In the real estate industry, data is key to improving your sales and maximizing your profits. It is important to know how to collect, store and use them.
Discover 6 essential rules for optimizing your data real estate.
Currently, we can say that we collect a significant amount of data. Modern technology allows us to measure and analyze vast amounts of information, whether it is about the market, goods, or buyers.
The data collected allows you to generate qualified leads, adapt construction projects, the selling price of units, increase profits… The possibilities are endless.
It would be a shame not to use this wealth of information wisely, but you still need to know how.
1 - Have your own real estate data
2 - Have a plan for data storage and usage
3 - Collect only useful data
Some companies will collect all kinds of data, but at the end of the day, they will never use it integrally, because the data is either not being collected in the right way or worse still, because it’s not even relevant in the decision-making process. This implies that a lot of companies have a ton of data without the proper structure and context at the time of collection, making this data pretty much useless.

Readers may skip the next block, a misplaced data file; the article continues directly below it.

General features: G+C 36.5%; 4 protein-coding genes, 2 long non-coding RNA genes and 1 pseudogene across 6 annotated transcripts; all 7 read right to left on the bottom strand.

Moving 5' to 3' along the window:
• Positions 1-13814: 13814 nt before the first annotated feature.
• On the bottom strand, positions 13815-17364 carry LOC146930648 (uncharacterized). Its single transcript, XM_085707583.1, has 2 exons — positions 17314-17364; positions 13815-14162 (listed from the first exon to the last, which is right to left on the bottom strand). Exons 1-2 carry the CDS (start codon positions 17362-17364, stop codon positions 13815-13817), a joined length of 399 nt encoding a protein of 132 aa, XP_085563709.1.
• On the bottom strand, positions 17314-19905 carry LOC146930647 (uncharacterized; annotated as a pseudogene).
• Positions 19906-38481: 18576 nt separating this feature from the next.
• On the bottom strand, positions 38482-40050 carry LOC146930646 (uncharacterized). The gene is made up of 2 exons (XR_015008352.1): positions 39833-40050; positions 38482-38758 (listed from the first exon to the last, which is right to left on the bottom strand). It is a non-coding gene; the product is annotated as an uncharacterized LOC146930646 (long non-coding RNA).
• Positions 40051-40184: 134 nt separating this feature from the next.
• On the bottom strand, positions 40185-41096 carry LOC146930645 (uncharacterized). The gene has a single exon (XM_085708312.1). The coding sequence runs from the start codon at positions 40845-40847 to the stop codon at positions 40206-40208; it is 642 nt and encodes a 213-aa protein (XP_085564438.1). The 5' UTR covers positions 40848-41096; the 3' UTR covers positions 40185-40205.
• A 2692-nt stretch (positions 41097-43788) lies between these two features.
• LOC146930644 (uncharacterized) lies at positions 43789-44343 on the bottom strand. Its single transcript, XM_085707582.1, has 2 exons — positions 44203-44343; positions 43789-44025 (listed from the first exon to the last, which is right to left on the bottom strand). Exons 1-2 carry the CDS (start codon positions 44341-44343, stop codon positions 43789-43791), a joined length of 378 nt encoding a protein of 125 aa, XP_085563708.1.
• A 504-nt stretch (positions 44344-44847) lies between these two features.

Our experience shows that many businesses do not have the adequate bandwidth to use the data they generate daily. This, in-turn, makes data lakes cumbersome and expensive to maintain while dragging their real-world value down, which doesn’t make investing in data that good of an investment. Therefore it is key for businesses to carefully assess whether or not some data will be useful in making decisions. Collecting as much data as possible may sound nice on paper, but weeding out what’s useful gets harder as the number of data points increase.
To sum it all up, data should be seen as raw material: it must be recorded, stored, and converted. Before we start measuring anything, we must at least address the following points: pick the right tools to extract the data, select the best location to store it and identify the most meaningful way to represent it to assist in the decision-making process.